Should the Senate Have Passed an Online Sales Tax?
The Senate, for the first time in four years, has officially passed a budget resolution. After several hours of voting on amendments – in a process known as "vote-a-rama" – the budget offered by Sen. Patty Murray, D-Wash., squeaked through the upper chamber last week on a vote of 50 to 49.
One of the amendments attached to the budget was a bill known as the "Marketplace Fairness Act." That bill, one of the few these days with bipartisan co-sponsors, would allow states to force online retailers to collect sales tax even in places where the retailer does not have a physical presence.
This may sound like an obscure issue, but it has serious implications for tax policy and the way in which Americans shop. Currently, online retailers like Amazon.com (which supports an online sales tax) and eBay (which does not) don't have to collect sales tax in those states in which they don't have any actual property. This allows them to undercut brick-and-mortar shops that are required to collect sales tax on every purchase.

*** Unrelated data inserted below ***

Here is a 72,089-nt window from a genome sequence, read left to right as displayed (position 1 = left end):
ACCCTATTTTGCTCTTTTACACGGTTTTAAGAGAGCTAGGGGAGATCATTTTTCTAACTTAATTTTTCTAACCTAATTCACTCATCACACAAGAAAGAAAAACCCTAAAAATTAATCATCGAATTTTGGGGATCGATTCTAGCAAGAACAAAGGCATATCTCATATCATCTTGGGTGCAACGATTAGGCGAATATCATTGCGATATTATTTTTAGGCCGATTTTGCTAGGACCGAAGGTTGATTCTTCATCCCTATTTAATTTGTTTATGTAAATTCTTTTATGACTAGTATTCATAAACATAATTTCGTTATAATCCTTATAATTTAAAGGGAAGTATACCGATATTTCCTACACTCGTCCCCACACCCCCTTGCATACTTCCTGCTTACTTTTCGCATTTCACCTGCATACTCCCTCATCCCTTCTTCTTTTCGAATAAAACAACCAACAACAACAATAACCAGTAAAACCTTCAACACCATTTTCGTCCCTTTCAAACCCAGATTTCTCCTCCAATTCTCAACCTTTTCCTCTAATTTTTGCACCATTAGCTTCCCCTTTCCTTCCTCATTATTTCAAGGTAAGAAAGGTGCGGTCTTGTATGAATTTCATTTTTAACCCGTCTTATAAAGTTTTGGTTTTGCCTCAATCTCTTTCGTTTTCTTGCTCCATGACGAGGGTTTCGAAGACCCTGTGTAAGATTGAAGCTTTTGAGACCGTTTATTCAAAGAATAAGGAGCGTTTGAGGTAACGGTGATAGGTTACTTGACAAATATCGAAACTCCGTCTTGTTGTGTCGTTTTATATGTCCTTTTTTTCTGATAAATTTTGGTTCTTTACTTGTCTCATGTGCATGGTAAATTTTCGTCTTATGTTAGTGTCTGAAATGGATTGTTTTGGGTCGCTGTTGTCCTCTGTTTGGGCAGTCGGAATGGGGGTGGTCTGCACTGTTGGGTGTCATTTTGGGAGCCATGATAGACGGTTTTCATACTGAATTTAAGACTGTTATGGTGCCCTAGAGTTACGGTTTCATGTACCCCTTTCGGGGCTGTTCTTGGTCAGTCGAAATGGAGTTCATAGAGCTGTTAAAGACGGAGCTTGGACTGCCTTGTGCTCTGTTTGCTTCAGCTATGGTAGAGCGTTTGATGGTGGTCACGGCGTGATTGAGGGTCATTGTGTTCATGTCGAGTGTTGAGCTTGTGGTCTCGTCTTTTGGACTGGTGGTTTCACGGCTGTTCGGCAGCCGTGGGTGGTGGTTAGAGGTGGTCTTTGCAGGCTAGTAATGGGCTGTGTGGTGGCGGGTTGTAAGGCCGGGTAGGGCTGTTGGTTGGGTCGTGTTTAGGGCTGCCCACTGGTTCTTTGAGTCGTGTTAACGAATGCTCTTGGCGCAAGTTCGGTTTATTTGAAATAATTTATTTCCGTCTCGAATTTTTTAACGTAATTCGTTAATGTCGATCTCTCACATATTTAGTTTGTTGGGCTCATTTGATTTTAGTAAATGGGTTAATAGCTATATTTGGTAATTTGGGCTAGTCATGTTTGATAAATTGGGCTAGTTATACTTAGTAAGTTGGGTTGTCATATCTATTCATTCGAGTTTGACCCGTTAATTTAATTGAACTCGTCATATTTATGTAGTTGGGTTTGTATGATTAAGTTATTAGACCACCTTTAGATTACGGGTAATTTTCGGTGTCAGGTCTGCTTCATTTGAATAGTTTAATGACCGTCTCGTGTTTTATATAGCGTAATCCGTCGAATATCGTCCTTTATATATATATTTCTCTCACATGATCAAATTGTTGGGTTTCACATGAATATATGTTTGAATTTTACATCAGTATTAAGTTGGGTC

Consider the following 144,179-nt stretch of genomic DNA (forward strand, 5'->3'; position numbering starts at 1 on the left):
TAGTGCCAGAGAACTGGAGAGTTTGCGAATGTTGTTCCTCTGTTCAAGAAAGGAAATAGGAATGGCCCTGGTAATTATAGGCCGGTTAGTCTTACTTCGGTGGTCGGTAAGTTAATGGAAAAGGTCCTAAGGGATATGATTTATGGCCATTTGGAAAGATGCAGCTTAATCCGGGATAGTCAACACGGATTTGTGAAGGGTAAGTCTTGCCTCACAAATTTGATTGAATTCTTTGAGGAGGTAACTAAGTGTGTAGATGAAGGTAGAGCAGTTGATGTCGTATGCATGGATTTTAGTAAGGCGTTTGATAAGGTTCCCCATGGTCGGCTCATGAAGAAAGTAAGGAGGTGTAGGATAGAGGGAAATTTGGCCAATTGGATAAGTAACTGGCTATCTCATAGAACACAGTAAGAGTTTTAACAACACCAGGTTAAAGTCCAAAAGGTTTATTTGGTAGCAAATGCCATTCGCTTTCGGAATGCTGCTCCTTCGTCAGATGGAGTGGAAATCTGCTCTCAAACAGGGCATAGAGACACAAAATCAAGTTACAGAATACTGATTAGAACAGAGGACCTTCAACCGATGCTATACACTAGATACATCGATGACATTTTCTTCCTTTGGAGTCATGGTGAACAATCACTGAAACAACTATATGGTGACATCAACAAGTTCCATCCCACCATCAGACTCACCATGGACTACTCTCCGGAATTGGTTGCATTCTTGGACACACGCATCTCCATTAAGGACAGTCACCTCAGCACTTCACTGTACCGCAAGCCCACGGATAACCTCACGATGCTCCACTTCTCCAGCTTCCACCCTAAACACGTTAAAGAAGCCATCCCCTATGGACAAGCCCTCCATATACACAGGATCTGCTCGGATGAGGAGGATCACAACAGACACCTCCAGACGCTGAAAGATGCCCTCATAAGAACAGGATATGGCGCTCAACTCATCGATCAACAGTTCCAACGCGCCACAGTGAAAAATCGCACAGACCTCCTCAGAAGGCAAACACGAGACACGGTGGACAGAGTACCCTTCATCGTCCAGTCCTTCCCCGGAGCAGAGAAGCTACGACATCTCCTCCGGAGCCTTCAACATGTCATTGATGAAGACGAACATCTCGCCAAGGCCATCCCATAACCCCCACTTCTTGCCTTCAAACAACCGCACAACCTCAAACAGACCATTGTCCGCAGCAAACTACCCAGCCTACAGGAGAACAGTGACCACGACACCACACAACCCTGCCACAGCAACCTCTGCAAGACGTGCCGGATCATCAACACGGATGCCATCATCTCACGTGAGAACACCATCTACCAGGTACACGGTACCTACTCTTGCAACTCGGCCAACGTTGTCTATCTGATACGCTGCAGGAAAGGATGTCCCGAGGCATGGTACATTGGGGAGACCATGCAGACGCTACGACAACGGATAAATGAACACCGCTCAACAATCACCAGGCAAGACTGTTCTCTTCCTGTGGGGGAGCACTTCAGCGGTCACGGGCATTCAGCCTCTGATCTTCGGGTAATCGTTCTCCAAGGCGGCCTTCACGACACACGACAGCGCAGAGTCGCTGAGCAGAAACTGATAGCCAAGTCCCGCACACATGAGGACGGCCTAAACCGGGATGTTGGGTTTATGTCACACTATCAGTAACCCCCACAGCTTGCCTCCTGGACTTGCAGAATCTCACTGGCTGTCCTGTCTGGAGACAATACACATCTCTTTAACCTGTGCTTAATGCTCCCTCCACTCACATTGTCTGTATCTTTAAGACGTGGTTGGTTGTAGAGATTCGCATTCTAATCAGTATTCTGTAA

The exemption also affects state budgets; the National Conference of State Legislatures estimated that loss of sales tax revenue to online retail cost a collective $23.3 billion last year. "This gives states and state legislatures the right to collect sales and use taxes from all the people who owe it, rather than just some," said Sen. Lamar Alexander, R-Tenn., a key proponent of the bill. But an online sales tax still has some powerful opponents, including Senate Finance Committee Chairman Max Baucus, D-Mont., who argue that it will hurt small businesses. And its inclusion in a non-binding budget resolution passed by one chamber of Congress leaves it far short of becoming a law.
So should the Senate have moved on an online sales tax? Here's the Debate Club's take: